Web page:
After bit of web research, I decided that a fresh, OEM LSD was not up to the task of enthusiastic tracking because its friction discs are made from brassgood for longevity, but rather poor for friction and bite (it would need to be replaced again in 5,500 miles, or less). A stronger and more reliable solution was definitely in order. There are many ways to go if one desires a completely new aftermarket LSD unit, but installation requires the transmission to be removed for proper installation and setup, a very expensive proposition. The solution I found to be the simplest, at a reasonable price, was having the OEM unit rebuilt and upgraded to a stronger specification. This method saves quite a bit of shop time because the LSD can be removed with the transmission in the car, and no special setup is needed when reinstalling because the OEM diff will fit perfectly. Even better, if you’re so inclined, you can remove and replace the LSD in the comfort of your own garage and save a little more.

I sent my unit to Matt Monson at Guard Transmission in Boulder, Colo., for a complete rebuild and upgrade. He offers a few rebuild options, all with improved plain plates and friction discs (clutch packs), and the choice of retaining the OEM ramps 28/40, Guard 40/60 ramps, or Guard 50/80 ramps (the most aggressive setup). I opted for the rebuild with Guard 40/60 ramps as Monson recommended this as an excellent street and track solution. FYI: The cost for the Guard LSD clutch pack rebuild with upgraded moly-coated/heat-treated friction disks was $950, plus a further $650 to upgrade to Guard ramps, and $100 ring gear removal and installation if you aren’t willing to mess with this yourself. Note, when the first Porsche GT3 hit North America by storm in 2004/5, marking the climax of production for the 996 series, it came equipped with a 40/60 limited-slip differential, so interesting that this specification was not used on the 997 GT3. I did learn that the steeper 28/40 ramps were used so the traction and stability control systems can interact more transparently and to reduce the car’s inherent understeer.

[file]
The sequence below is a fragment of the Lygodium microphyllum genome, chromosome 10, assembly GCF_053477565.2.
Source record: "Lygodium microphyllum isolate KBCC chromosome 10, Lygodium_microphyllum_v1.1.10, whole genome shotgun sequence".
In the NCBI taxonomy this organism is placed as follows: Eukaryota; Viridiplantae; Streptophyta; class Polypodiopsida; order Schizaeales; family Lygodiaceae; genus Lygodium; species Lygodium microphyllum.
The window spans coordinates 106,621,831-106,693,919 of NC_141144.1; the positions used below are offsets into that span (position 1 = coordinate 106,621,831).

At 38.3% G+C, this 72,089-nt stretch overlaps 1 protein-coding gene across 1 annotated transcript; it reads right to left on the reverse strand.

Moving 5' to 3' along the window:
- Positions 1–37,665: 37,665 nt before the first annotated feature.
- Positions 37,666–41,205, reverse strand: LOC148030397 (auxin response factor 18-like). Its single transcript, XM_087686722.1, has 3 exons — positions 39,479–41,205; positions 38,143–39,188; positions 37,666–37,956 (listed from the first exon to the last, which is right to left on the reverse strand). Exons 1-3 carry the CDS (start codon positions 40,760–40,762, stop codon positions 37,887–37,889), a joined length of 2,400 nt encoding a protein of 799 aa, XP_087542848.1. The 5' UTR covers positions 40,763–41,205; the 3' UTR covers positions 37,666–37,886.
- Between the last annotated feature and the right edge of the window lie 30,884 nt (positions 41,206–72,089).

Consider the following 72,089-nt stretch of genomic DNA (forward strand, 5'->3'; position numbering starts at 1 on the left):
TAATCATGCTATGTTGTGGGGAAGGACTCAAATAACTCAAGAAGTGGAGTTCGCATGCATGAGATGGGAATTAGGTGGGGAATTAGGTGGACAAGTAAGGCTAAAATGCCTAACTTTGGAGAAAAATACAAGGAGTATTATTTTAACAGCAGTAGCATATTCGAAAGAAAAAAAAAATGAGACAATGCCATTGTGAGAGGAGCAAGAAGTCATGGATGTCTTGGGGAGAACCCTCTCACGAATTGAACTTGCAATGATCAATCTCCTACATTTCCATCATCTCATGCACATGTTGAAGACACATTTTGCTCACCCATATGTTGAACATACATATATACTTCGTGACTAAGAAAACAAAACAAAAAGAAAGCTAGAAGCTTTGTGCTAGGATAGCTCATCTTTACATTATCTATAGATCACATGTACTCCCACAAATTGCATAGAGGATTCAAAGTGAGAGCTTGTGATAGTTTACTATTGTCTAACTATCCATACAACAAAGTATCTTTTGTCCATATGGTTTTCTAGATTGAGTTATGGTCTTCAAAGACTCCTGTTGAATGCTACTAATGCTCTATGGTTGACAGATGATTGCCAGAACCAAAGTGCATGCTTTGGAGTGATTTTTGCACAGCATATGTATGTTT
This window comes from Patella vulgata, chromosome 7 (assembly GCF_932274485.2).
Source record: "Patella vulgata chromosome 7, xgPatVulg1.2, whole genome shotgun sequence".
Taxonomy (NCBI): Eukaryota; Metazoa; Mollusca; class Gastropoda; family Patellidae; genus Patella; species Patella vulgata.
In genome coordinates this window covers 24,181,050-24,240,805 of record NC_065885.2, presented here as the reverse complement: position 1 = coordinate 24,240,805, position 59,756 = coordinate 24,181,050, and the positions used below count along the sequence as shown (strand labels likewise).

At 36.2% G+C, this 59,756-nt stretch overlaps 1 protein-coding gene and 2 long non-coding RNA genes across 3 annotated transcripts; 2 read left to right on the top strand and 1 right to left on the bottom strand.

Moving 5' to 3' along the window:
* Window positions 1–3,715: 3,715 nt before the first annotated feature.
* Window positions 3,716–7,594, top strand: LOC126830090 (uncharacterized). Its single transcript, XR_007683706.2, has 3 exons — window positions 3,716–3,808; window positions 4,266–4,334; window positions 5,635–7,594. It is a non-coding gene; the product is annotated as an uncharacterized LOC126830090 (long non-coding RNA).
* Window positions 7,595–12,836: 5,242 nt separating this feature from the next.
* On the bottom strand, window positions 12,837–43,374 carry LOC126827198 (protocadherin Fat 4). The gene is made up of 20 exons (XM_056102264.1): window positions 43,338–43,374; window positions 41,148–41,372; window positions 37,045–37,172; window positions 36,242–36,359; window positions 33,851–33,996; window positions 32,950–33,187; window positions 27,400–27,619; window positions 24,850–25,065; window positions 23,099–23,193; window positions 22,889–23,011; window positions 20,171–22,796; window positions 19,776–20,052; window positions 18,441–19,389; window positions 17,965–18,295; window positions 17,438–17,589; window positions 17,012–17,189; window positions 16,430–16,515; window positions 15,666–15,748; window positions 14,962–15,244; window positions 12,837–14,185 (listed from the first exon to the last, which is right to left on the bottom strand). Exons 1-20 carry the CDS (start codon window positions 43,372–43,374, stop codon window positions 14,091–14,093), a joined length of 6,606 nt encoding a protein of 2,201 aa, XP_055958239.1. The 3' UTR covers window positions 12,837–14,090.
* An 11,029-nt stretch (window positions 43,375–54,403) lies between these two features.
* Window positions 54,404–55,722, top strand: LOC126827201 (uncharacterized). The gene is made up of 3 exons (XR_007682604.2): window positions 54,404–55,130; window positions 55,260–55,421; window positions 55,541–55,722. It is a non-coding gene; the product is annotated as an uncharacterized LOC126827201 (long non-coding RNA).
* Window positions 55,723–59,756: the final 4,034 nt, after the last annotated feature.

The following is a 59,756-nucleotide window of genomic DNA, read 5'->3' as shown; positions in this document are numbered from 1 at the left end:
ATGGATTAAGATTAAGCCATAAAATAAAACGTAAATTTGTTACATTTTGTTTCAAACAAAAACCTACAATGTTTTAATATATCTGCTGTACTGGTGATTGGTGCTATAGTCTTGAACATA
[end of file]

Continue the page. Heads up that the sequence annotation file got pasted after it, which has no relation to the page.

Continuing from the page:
Prior to tearing down my OEM LSD Monson told me that my preload was not even measurable, but the plot thickened once the unit opened up. Your car has obviously been driven the way Ferry intended it to be driven, was his comment, and noted that my plates were blue due to heat, something he has only seen on GT2s. He also observed that some of the plates and friction discs showed little or no wear on the inside edges, but noticeable wear on the outer edges, indicating that the factory plates were not flat and true when new. Again, interesting.